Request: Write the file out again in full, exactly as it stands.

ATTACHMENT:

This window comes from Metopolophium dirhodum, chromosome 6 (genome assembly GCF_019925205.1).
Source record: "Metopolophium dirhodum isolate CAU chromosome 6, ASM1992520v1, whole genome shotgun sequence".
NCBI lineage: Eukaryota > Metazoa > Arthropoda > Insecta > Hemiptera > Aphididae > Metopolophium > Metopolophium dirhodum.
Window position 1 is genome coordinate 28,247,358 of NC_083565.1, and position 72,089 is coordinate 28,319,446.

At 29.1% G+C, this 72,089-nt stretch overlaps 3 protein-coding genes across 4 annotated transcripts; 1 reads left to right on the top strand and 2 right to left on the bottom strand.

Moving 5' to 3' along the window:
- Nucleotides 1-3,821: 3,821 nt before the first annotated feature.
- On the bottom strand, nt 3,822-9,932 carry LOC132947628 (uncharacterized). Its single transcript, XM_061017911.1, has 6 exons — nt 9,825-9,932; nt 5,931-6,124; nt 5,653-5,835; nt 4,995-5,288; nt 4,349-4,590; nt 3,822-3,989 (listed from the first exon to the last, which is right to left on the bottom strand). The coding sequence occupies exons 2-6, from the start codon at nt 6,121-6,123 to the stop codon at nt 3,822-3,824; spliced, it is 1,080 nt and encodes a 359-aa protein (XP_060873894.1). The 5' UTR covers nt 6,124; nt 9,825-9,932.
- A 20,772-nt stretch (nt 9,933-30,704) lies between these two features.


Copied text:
This window comes from Metopolophium dirhodum, chromosome 6 (genome assembly GCF_019925205.1).
Source record: "Metopolophium dirhodum isolate CAU chromosome 6, ASM1992520v1, whole genome shotgun sequence".
NCBI lineage: Eukaryota > Metazoa > Arthropoda > Insecta > Hemiptera > Aphididae > Metopolophium > Metopolophium dirhodum.
Window position 1 is genome coordinate 28,247,358 of NC_083565.1, and position 72,089 is coordinate 28,319,446.

At 29.1% G+C, this 72,089-nt stretch overlaps 3 protein-coding genes across 4 annotated transcripts; 1 reads left to right on the top strand and 2 right to left on the bottom strand.

Moving 5' to 3' along the window:
- Nucleotides 1-3,821: 3,821 nt before the first annotated feature.
- On the bottom strand, nt 3,822-9,932 carry LOC132947628 (uncharacterized). Its single transcript, XM_061017911.1, has 6 exons — nt 9,825-9,932; nt 5,931-6,124; nt 5,653-5,835; nt 4,995-5,288; nt 4,349-4,590; nt 3,822-3,989 (listed from the first exon to the last, which is right to left on the bottom strand). The coding sequence occupies exons 2-6, from the start codon at nt 6,121-6,123 to the stop codon at nt 3,822-3,824; spliced, it is 1,080 nt and encodes a 359-aa protein (XP_060873894.1). The 5' UTR covers nt 6,124; nt 9,825-9,932.
- A 20,772-nt stretch (nt 9,933-30,704) lies between these two features.